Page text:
• Gaps in navigation or interaction with product screens


Using prototypes for documentation is so obvious, but many teams omit this. Though, in fact, prototypes are a true gem for designers.

Prototypes explain behavior much better than words do. Without them, we would have been committed to writing tons of documentation (which no one will ever read). In particular, when it comes to navigation between the screens.

In fact, a prototype is a glue that holds designs together. When you create a prototype, you can group the screens together according to specific logic. Yes, you can achieve that with the screen layout, but prototyping is a more straightforward way of maintaining the screen hierarchy.

Also, a prototype simplifies communication with teammates. How can you better translate your train of thought rather than with a physical representation of a product concept?

Though, there is a misconception that prototypes are used exclusively in the design kitchen. Hah, if you stick to this approach, you are missing the point.

A prototype is a design deliverable, just like any other designer’s contribution to the project. Thus, it should be used by the entire project team, not just designers. From the designers’ part, they should do their best to make prototypes as neat as possible. So that the team could extract value from it to the fullest.

What can a team do with a prototype? Here are some hints:

  • Request to create one
  • Review it
  • Request to make changes
  • Rely upon it for future work

Animation in Prototyping

Here is a typical story. You need to showcase the transition from one state to another. Where the transition is animated and somewhat uncommon.

So, here is what you do without a prototype. You explain it in your own words, which gives room for misinterpretation by a client or teammate. And we all know how it all ends. Your point of view is different from what the client thinks (or you both assume so). So it takes time to come to the grounds. Sometimes to reveal that you were on the same page.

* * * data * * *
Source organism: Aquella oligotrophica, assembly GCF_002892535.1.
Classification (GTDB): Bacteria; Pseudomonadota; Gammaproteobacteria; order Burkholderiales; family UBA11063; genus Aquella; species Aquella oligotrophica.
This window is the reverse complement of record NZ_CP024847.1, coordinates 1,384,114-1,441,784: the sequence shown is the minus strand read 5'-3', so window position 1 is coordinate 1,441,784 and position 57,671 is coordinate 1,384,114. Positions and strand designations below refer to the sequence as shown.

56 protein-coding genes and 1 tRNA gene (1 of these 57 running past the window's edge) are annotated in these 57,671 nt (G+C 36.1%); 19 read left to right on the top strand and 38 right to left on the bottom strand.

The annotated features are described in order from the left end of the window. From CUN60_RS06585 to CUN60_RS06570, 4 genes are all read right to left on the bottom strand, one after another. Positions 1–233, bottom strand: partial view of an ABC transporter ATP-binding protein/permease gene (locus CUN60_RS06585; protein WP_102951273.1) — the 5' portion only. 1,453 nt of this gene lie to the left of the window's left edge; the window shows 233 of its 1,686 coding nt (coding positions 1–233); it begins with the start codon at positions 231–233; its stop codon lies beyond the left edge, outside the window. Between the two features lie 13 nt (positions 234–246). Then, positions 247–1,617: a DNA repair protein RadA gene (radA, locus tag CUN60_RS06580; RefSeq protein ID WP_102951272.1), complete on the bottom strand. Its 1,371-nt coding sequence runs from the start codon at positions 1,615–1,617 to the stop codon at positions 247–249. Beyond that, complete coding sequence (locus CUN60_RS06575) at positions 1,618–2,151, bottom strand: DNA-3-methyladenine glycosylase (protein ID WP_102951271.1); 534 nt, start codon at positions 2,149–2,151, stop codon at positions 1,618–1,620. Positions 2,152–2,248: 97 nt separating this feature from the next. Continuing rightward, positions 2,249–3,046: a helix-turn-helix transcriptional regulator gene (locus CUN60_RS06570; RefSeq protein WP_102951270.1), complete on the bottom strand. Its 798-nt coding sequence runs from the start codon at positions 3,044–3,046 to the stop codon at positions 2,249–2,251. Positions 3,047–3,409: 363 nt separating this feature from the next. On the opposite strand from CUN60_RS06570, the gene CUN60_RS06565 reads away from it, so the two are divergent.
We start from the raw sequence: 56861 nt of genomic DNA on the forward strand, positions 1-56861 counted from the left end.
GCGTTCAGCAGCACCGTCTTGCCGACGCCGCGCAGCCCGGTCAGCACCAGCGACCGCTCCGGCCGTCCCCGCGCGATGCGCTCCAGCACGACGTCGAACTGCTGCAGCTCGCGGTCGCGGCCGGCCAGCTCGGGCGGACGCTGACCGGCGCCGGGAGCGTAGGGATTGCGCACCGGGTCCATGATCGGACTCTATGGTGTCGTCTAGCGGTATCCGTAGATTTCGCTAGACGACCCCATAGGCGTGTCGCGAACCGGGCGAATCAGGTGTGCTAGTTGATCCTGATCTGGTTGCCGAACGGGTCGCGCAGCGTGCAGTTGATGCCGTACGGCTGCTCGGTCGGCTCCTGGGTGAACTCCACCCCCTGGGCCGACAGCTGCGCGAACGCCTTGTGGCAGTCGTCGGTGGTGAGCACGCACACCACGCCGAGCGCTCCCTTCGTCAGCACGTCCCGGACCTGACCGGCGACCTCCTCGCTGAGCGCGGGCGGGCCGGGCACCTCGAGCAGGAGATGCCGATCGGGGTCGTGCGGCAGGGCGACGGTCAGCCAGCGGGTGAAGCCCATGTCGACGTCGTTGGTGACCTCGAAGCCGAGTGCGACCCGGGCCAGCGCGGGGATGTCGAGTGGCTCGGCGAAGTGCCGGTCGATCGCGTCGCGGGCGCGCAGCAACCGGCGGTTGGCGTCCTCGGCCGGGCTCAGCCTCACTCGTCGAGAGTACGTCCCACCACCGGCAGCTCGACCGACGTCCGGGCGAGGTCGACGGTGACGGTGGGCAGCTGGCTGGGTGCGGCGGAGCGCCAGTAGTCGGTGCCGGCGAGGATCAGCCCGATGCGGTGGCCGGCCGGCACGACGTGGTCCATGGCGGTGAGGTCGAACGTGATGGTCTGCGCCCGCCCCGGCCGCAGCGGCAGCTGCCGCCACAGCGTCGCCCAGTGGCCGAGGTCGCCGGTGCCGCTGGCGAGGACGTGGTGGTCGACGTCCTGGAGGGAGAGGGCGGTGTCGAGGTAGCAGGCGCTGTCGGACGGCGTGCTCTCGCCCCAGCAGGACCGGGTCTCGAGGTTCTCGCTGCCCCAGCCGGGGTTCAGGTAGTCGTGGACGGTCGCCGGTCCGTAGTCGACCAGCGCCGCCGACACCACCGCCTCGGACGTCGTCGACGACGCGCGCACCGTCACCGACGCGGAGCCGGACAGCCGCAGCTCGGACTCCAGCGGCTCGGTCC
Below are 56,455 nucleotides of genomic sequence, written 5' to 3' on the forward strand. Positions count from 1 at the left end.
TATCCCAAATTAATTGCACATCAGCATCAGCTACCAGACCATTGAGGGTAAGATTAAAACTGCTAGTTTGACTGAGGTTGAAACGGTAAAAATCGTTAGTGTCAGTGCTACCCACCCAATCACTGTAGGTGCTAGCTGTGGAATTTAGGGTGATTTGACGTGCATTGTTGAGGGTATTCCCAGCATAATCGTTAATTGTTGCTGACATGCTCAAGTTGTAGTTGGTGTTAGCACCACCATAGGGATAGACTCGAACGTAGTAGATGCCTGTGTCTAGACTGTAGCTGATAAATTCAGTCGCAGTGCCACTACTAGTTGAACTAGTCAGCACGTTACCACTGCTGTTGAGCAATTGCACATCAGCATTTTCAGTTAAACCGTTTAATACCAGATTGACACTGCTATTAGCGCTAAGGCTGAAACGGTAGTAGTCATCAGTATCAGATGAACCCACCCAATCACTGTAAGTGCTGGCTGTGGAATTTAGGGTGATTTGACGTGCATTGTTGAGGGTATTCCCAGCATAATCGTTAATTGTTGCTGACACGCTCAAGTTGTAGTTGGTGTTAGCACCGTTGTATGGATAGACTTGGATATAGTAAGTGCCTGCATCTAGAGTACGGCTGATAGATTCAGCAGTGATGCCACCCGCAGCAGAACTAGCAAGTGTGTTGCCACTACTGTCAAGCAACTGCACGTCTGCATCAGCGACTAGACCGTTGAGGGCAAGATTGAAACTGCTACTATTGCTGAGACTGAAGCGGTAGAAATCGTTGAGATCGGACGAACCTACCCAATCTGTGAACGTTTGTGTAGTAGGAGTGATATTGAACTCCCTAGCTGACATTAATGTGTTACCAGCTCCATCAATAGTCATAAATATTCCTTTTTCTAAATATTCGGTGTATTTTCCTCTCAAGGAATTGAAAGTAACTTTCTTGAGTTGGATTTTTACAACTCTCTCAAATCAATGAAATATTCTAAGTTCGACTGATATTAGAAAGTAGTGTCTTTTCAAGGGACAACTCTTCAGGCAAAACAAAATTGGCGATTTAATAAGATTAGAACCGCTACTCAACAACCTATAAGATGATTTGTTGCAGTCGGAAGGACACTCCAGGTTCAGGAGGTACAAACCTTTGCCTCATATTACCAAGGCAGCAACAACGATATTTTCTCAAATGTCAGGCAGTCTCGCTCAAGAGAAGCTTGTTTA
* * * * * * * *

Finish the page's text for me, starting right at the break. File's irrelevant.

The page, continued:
Or you go to a dedicated animation app. But this turns out to not be the best solution. You pay app fees and invest time in growing the skills to work with that app. All in all, this is not the fastest way of getting things done.

Prototypes are awesome because they allow adding basic animation to communicate the future product’s behavior to the team or client without the need to create complicated animations in external software. Money and time saved!

How to Make the Most of a Prototype

Are you excited about using a prototype? Then grab tips from our designers to be sure you fully leverage it.

1.Create it as soon as possible. – Start working on a prototype alongside wireframes. You will use it to test and present wireframes. Then, you will migrate the prototype to the UI.

2.Keep it up-to-date. – Get new change requests – update the prototype accordingly. How else would you keep it relevant? P.S. Add these changes to the design estimate.

3.Use it! – We mean it – take full advantage of it. If you are a designer, teach your team to use it and keep it easily accessible. If you are a PM/Dev/QA Engineer, use it to reference designs.

Also, here are a few considerations for you. Prototypes are not perfect. And they don’t have to be. Think of them as a tool to test-drive the future product and see what works and what doesn’t.

Do not try to make the prototype overly complicated by fitting every flow and sub-system into it. Create one prototype for every flow in the system.

If due to technical reasons (the lack of functionality in software you use for prototyping) you can’t implement a particular design element, warn the team or client about that.

The Bottom Line

A prototype offers a great way to keep an eye on whether the product functionality is doable and how it is going to be implemented in the long run. From the internal workflow’s side, prototyping improves communication and collaboration within the team. It all comes down to a single purpose – to bring the best out of your product potential.